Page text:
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Yuko Sekiguchi is a writer, editor and journalist. She has been the Editor-in-chief of Kinema Junpo as well as Variety Japan, the Japanese edition of American entertainment magazine Variety. She is currently serving on the Ministry of Internal Affairs and Communications Intellectual Property Strategy Department's Contents Licensing Council, the Agency for Cultural Affairs Subsidy Council, the Commission on Film Promotion of the Agency for Cultural Affairs, the council on corporate patronage of the arts, the international film festival review committee, and as a screening juror for the Japan Arts Council film festival section of the Agency for Cultural Affairs Geijutsu Sensho.

James Bell is Senior Curator of Fiction Film in the BFI National Archive. Formerly, he was Features Editor at Sight & Sound magazine, and Special Projects Editor at the BFI. In addition to his work in the archive and at Sight & Sound, he has been series editor of the BFI Compendium book titles, and regular programmer of the biannual BFI Southbank Deep Focus seasons.

This event is a part of Perspectives from Japan: An Online Events Series. The series, presented by Japan Foundation and BFI Southbank, spotlights the other side of Japanese films.

If you would like to attend this free online event, please register below by Thursday 4 November 13:00. A link to access the Zoom webinar will be sent to you closer to the event date.

This online event is free to attend but registration is essential.

To reserve your space, please book your ticket here.

Deadline for the registration is Thursday, 4 November at 13:00.

 


Date: 5 November 2021 from 1.00pm

For more information, please click here.

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[Online Talk] A Portrait Of A Noh Theatre - Yarai Nogakudo: An Online Talk by Yoshimasa KANZE   org

 

Nogakudo, or Noh theatre, is the place where Noh and Kyogen plays are performed and, as in an ordinary theatre, it has a stage, backstage and auditorium. Before the end of the Edo era (19th century), the Noh stage was usually set up outdoors but with the modernisation of society, many house-style Noh theatres have been built all over Japan. One of the oldest and most prominent theatres in Tokyo is the ‘Yarai Noh Theater’ (Yarai Nogakudo) which was originally built in Yarai-cho, Shinjuku-ku, in 1930 and reconstructed in 1952.

In this online talk, in the lead up to the 70th anniversary of the reconstruction, KANZE Yoshimasa – the latest generation of the KANZE family that owns the Noh theatre – looks back at the historical transition of this cultural property, explaining some features of the theatre life that may not be written down in books. In addition, KANZE Yoshimasa, who authored two books on Noh costume, will showcase a few props and examples of attire which have been associated with the Yarai Noh Theatre, reflecting on the roles and programmes in which they are used.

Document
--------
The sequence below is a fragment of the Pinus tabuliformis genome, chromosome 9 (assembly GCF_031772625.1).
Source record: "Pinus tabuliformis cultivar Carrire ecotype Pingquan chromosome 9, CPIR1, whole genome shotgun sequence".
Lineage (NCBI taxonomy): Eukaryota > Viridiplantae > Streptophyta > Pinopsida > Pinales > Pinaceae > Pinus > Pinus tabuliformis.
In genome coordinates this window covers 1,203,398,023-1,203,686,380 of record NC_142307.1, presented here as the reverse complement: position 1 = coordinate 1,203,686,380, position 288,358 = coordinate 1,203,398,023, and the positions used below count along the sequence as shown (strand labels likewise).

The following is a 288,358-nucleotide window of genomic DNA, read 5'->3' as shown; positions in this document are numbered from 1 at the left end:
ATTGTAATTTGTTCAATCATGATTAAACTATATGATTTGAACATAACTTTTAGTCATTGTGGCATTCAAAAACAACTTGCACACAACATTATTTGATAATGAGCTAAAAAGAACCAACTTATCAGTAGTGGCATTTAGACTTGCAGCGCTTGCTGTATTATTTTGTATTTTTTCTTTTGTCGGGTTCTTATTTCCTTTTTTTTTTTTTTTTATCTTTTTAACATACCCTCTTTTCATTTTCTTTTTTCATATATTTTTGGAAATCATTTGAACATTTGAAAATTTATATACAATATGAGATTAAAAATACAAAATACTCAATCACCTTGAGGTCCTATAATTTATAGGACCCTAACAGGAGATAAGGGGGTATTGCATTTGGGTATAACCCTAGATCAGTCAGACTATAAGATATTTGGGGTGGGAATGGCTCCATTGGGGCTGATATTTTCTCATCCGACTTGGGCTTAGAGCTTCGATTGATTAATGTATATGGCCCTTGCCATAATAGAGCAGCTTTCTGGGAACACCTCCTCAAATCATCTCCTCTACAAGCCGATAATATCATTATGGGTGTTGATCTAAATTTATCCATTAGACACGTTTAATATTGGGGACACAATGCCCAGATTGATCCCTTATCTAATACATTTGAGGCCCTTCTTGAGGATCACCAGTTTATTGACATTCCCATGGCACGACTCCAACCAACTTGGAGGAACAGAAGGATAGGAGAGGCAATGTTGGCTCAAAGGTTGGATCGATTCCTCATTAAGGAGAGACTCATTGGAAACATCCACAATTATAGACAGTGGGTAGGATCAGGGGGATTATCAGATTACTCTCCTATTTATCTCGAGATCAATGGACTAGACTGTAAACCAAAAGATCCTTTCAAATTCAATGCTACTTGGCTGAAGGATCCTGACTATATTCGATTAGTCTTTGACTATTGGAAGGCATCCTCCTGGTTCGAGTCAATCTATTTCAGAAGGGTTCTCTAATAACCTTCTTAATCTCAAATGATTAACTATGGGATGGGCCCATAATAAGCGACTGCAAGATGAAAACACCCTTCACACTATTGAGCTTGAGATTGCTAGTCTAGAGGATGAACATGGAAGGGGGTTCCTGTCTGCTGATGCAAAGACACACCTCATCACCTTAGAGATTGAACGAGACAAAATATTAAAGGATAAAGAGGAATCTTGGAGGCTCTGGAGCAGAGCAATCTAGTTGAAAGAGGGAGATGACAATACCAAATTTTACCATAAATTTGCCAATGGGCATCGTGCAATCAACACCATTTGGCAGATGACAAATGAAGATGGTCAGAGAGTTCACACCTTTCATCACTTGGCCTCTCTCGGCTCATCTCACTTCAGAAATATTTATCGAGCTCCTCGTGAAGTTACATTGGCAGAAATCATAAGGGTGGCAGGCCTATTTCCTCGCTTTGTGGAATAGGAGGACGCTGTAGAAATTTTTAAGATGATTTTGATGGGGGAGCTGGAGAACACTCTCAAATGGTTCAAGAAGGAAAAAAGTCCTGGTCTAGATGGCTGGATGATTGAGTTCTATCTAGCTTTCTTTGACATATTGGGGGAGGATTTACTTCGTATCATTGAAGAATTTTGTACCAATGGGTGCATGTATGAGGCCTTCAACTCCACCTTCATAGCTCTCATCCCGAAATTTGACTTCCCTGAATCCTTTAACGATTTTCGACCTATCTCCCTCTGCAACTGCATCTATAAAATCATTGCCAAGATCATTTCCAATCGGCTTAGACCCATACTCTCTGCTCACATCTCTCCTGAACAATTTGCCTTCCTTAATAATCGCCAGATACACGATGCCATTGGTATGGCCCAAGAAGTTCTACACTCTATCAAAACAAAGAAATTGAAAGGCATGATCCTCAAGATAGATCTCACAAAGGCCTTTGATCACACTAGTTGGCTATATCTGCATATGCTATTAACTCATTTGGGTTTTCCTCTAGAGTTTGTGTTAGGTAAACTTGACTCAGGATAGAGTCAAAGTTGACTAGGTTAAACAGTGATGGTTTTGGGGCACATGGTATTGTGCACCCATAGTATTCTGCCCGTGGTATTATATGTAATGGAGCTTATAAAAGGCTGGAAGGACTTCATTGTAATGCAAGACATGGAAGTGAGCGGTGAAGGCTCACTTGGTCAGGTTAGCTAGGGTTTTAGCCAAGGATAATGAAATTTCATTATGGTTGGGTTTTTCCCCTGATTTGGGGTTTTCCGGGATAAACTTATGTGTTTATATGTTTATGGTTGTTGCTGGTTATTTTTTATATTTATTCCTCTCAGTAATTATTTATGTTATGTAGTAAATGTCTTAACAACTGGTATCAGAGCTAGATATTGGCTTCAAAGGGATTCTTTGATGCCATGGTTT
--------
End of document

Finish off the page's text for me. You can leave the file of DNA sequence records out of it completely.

The talk will be followed by a brief discussion with Dr Alan Cummings, translator and senior lecturer at SOAS, University of London.

This event will provide a very rare opportunity to get to know the life of one of the oldest Noh theatres and to take a close virtual look at the stage under the guidance of one of Japan’s distinctive Noh performers.

 

About the speakers

KANZE Yoshimasa is a shite-kata (performer of the protagonist role) Noh artist of the Kanze school who has embarked on a variety activities aimed at countering Noh’s reputation for being difficult to understand and approach for contemporary audiences. These activities include forming the Kamiasobi (gods play) Noh performance group with artists of his own generation with the purpose of developing a younger audience and starting the Utai (Noh recitation) and Shimai (dance) group lesson program for amateurs at the Yarai Noh Theater where he was born and raised, again with the aim of nurturing new fans of the art of Noh. In this interview Yoshimasa Kanze speaks about his search for ways to keep Noh a living art in the 21st century.

Dr Alan Cummings is a translator and senior lecturer in Japanese Studies in the Department of East Asian Languages and Cultures, SOAS, University of London. His academic research is in early modern Japanese literature and theatre, especially kabuki. Amongst his publications are a volume of translations of haiku and senryu, Haiku: Love (British Museum Press, 2013), and several translations in the Kabuki Plays on Stage series (University of Hawai'i Press).

 

This event is curated with Mu: Arts.

Image credit: Shinji Aoki

 

This online event is free to attend but registration is essential.

To reserve your space, please book your ticket here.

 


Date: 16 November 2021 from 12.00pm

For more information, please click here.